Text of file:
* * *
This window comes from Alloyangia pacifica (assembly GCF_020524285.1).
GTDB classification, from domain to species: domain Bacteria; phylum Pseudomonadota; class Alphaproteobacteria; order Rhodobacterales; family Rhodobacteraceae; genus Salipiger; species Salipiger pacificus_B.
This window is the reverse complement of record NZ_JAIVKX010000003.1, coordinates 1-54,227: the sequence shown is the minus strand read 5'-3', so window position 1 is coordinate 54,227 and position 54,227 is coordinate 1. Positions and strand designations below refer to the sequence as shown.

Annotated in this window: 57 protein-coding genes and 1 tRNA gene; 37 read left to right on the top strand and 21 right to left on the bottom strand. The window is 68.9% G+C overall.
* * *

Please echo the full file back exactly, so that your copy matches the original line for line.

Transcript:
This window comes from Alloyangia pacifica (assembly GCF_020524285.1).
GTDB classification, from domain to species: domain Bacteria; phylum Pseudomonadota; class Alphaproteobacteria; order Rhodobacterales; family Rhodobacteraceae; genus Salipiger; species Salipiger pacificus_B.
This window is the reverse complement of record NZ_JAIVKX010000003.1, coordinates 1-54,227: the sequence shown is the minus strand read 5'-3', so window position 1 is coordinate 54,227 and position 54,227 is coordinate 1. Positions and strand designations below refer to the sequence as shown.

Annotated in this window: 57 protein-coding genes and 1 tRNA gene; 37 read left to right on the top strand and 21 right to left on the bottom strand. The window is 68.9% G+C overall.